Building Green With Modified Wood: Using acetylated wood to take sustainability to new levels

Photos courtesy Accoya Wood

By Pablo van der Lugt, PhD
Wood’s renewability, ability to sequester carbon (CO2), and natural origins are among the features making it an attractive alternative to synthetic materials. At the same time, new technologies such as cross-laminated timber (CLT) have expanded the number of applications with which wood can be used.

Within the category itself, there have emerged even more sustainable options—wood products that improve even further on existing materials without sacrificing performance or longevity. Among those is acetylated wood, which offers the performance and protection of chemically treated wood products without anything toxic added, making it a sustainable choice for windows, siding, decks, and nearly any other exterior application, in-ground or above.

One of several methods for ‘modifying’ wood, acetylation has been studied for more than 90 years, becoming available as a commercial product during the last decade. The acetylation process targets two different elements already contained in the wood—free hydroxyls and acetyl molecules. Free hydroxyl chemical groups readily absorb and release water; they are what causes wood to swell and shrink as temperatures and humidity levels rise and fall. Acetyl groups, also naturally present in the wood, are more stable and do not bond with water.

The acetylation process replaces the free hydroxyls with the acetyl groups. The modified wood, now with a higher level of acetyl molecules, does not respond to moisture like traditional wood does, thereby improving the shrink/swell cycle by 75 per cent or more. The nontoxic modification also makes the wood unrecognizable as a food source, protecting it against rot, decay, and insects. The process changes wood at its molecular level by increasing the natural compounds already found there—nothing is added to the wood that is not naturally present.

The acetylation process alters the wood through to its core, so it can be cut, routed, or otherwise exposed without requiring sealing or other protection. Acetylation is nonreversible, so there is no risk of leaching or loss.

Once the wood is modified, it can be used in a range of exterior applications without treatments, sealants, stains, or paints (though it can be painted or stained if desired for appearance purposes). It is suitable for applications including decking, cladding, windows, doors, and various outdoor furnishings.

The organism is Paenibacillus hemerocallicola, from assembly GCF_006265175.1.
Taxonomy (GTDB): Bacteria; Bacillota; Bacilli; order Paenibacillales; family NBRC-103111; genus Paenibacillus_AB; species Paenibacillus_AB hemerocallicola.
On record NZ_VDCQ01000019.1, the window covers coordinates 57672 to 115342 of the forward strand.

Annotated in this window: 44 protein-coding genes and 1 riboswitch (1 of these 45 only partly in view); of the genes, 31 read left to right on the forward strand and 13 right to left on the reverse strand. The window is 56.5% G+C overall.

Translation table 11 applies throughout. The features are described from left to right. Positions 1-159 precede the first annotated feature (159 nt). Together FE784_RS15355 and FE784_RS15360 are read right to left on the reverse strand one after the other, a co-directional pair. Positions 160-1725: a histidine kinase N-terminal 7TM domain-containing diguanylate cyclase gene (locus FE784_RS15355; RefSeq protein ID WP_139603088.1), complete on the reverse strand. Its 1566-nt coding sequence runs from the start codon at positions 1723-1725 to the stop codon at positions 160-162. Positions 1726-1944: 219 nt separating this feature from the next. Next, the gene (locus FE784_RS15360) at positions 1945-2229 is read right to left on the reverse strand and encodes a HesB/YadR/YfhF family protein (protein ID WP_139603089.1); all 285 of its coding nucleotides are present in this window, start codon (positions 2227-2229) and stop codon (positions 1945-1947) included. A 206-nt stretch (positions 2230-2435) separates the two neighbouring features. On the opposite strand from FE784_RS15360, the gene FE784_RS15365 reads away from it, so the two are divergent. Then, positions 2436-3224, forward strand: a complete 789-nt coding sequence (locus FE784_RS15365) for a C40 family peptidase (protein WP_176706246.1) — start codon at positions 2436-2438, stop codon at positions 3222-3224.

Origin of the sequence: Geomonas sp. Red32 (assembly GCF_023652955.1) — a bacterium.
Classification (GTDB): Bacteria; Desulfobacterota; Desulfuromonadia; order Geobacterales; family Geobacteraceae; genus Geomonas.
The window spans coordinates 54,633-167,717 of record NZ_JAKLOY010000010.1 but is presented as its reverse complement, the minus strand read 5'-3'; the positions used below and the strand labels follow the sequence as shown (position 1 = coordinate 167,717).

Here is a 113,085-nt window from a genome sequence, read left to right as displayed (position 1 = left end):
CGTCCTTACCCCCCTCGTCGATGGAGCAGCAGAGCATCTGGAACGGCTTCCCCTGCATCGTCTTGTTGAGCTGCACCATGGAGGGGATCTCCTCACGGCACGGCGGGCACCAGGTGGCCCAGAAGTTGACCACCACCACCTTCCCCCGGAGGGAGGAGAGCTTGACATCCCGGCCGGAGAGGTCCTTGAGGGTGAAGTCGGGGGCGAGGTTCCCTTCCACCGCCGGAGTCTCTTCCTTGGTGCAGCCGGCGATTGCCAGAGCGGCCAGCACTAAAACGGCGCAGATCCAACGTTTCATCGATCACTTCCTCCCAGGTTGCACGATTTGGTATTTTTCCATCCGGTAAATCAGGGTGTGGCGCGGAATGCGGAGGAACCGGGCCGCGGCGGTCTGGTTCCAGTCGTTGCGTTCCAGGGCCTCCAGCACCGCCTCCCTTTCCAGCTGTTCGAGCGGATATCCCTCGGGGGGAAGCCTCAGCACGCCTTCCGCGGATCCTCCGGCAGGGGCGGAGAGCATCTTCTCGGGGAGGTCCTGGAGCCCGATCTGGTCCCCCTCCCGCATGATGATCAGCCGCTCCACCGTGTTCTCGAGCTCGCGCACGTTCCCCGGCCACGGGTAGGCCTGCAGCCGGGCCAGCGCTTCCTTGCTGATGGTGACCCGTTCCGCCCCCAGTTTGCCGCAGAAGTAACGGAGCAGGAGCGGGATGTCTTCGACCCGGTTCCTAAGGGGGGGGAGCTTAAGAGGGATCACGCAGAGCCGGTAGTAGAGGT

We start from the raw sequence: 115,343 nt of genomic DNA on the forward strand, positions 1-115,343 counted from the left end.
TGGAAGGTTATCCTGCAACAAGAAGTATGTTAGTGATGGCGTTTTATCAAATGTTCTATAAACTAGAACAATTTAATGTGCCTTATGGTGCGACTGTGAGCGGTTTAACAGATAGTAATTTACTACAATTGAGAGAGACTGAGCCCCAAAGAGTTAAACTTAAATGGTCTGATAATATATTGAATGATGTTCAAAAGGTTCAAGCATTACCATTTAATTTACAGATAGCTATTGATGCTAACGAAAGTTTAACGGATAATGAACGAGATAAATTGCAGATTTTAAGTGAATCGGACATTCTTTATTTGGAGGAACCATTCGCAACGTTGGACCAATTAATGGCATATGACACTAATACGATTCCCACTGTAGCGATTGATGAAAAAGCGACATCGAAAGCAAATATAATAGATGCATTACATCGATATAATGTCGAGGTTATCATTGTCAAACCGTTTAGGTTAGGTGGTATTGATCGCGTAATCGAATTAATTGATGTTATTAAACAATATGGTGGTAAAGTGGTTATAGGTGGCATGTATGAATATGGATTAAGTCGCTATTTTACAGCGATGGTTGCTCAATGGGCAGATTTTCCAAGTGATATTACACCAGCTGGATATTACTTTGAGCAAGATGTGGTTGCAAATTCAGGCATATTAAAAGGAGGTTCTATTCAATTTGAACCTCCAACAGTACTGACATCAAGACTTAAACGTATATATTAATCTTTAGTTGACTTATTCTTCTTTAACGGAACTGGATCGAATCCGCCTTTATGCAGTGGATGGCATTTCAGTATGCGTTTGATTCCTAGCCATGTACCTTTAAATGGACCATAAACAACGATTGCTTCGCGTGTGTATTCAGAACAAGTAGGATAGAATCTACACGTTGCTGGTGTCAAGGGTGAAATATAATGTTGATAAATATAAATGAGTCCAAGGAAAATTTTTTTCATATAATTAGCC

Acetylated wood siding helped the Tashjian Bee Pollinator Center at the University of Minnesota achieve a modern take on the barn-like esthetic while contributing to the structure’s various sustainability-related attributes.

Sustainability across the life cycle
By significantly enhancing the durability and dimensional stability of fast-growing, abundantly available certified wood species—such as radiata pine—calling for acetylated wood can reduce environmental impacts associated with scarce, slow-growing hardwoods or forest products treated with chemicals, as well as nonrenewable carbon-intensive materials such as plastics, steel, and concrete.

When evaluated per life cycle phase, acetylated wood demonstrates the following characteristics from environmental, performance, and human health standpoints.

Production phase
Besides forming a natural ecological habitat, forests are actually an important carbon sink, filtering CO2 out of the air and absorbing it in the biomass of trees. In the case of responsible management, it is actually advised to harvest as much wood as is sustainable for production of durable products such as furniture or construction products, which act as additional carbon stores while providing the forest the opportunity to regenerate and produce new biomass.

However, supplies of certified slow-growing tropical hardwoods suitable for outdoor use are limited, resulting in illegal logging, which in turn leads to the deforestation of tropical rainforests. In tropical regions, deforestation is still continuing, but in temperate regions such as Europe and North America, the net forest area has been increasing steadily for several decades thanks to a focus on sustainable forestry and timberland management.

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